Francis lives in a time where information travels slowly. Cellphones, computers and wifi don't exist yet. Francis doesn't interact with many people, so it makes sense that he might have missed such huge news.  (This annotation contains a video)
What has contributed the most to Francis's feeling that the idea of running "came into his mind as if it had always been there"? 

Chapter 3

Ha'nts is an abbreviated version of haunts. Billy is referring to the possibility of ghosts or spirits lurking around to make the area spooky. Don't forget to use the Define feature to look up words you don't know! 
Which question is the officer most likely thinking when he hears Francis's claim about acting in self-defense? 
What did you notice about how Billy said haunts? What do you notice about how Lottie speaks to the solider? Both scenes illustrate the dialect, or way of speaking, common in the area.  
How does Brannigan's comment about the Indians relate to the solider Francis killed? What can you infer about the conflicts Francis may face based on this scene?  

Chapter 4

What is Lottie not picking up on? This is a great example of how her age skews her understanding of the conversations going on around her. Brannigan just maneuvered Francis's safety by taking advantage of the commandant's drunken state.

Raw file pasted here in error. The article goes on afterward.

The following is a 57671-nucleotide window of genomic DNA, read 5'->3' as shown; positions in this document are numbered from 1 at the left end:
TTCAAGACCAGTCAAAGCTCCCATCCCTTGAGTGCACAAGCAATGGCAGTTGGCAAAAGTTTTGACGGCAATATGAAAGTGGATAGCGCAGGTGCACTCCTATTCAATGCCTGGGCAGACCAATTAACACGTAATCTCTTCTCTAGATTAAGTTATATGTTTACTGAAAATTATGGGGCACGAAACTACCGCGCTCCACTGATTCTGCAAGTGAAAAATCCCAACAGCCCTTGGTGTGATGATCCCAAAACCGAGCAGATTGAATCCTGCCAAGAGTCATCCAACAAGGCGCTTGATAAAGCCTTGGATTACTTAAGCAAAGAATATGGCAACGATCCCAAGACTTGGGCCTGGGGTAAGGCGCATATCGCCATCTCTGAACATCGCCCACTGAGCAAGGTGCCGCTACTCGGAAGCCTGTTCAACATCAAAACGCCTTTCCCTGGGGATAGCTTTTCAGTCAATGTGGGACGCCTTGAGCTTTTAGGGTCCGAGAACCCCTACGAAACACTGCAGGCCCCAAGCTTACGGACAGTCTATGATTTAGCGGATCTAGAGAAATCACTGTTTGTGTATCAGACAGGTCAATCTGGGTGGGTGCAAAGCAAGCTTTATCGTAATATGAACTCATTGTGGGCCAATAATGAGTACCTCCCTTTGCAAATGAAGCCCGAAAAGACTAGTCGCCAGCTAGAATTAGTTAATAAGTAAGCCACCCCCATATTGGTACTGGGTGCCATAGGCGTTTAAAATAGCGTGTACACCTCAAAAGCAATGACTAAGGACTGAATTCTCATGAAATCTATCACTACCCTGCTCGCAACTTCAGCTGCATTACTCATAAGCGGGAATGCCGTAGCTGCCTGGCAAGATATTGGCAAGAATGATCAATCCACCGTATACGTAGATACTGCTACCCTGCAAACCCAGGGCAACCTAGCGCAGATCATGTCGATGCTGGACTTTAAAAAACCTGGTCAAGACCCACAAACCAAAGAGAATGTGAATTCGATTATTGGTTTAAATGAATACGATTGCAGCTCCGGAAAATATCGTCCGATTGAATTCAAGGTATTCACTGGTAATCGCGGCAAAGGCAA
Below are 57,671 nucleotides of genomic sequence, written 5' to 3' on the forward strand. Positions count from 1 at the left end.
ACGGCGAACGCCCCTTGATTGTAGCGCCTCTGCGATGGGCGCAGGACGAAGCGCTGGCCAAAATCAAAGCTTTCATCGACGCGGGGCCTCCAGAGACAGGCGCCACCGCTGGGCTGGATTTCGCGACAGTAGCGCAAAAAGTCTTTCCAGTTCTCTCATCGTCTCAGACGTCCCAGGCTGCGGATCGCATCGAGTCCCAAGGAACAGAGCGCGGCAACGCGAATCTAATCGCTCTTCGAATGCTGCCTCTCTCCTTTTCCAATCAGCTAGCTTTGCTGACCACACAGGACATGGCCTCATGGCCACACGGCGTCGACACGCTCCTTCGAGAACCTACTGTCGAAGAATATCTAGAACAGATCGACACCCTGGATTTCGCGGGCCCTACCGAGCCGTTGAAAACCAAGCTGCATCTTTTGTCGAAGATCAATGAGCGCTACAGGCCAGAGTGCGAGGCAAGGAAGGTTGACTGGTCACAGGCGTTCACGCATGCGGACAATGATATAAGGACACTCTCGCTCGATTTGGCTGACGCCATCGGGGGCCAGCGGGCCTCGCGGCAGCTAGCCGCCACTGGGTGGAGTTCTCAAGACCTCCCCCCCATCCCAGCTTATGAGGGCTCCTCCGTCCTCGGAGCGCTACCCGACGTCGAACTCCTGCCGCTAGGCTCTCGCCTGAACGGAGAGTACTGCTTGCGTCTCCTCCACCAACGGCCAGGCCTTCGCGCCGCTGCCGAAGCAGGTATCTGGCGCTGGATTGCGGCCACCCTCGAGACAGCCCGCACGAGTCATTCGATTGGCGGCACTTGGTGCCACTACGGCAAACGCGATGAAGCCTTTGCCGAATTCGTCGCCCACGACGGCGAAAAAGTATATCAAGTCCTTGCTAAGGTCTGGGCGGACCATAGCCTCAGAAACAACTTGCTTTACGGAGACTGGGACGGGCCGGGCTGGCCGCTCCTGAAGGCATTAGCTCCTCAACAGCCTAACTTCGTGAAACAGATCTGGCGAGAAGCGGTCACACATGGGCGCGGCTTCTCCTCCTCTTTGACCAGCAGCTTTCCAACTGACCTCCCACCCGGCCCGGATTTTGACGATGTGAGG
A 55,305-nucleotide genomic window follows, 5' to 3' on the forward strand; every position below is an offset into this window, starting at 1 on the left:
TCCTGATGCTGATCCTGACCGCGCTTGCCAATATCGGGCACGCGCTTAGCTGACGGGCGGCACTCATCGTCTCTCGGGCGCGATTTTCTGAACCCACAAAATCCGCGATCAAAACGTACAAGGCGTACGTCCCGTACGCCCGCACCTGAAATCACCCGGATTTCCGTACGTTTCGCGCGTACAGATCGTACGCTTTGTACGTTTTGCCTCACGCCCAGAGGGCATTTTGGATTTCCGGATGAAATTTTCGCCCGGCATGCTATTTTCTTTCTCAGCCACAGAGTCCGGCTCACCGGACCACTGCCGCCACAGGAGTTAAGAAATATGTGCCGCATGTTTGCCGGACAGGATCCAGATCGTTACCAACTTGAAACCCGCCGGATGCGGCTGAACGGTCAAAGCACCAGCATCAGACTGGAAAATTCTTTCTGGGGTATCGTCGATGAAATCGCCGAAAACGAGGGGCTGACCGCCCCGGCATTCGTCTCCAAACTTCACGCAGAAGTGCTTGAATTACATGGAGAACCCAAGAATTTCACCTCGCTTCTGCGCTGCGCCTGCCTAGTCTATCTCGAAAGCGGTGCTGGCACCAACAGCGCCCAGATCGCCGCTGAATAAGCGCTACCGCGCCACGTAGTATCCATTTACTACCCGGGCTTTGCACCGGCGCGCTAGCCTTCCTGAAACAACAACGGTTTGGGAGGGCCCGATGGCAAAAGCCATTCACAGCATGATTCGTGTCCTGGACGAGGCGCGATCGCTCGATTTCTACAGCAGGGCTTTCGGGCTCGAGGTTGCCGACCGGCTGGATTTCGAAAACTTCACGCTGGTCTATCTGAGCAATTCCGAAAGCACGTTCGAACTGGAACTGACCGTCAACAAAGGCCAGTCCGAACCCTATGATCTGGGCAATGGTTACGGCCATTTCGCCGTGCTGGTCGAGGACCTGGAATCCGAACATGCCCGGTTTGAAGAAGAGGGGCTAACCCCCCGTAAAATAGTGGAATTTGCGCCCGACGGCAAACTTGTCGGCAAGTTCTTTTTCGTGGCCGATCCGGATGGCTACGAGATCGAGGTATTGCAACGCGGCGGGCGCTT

How does Brannigan's trick relate to Francis's inability to shake the feeling he has a rope around his neck? 
Chapters 1-4 Quiz 
Which of the following would you use as evidence to support that Brannigan's farewell foreshadows the potential conflicts Francis and the children may face? 

Chapter 5

Lottie is correct in reminding Francis to move on and not dwell on the past. How else could you apply this idea to Francis's adventure? Keep track of the impact of Lottie's advice and notice if you see any themes emerging.  (This annotation contains a video)

Chapter 6

Not only are Francis and the children lucky to find a tree to rest under, but piñón, or pinyon pine trees, also produce delicious nuts.  (This annotation contains an image)
Compare Garcia and Francis's views of how a boy becomes a man. How are their views different? 
Remember how Francis compared himself to a wolf? Garcia demonstrates more wolf-like qualities, don't you think? Francis has a lot to learn from Garcia, even if he isn't ready to admit it. Keep an eye on how the two interact and the impact Garcia has on the group. 

Chapter 7

What do you notice about Francis's teasing?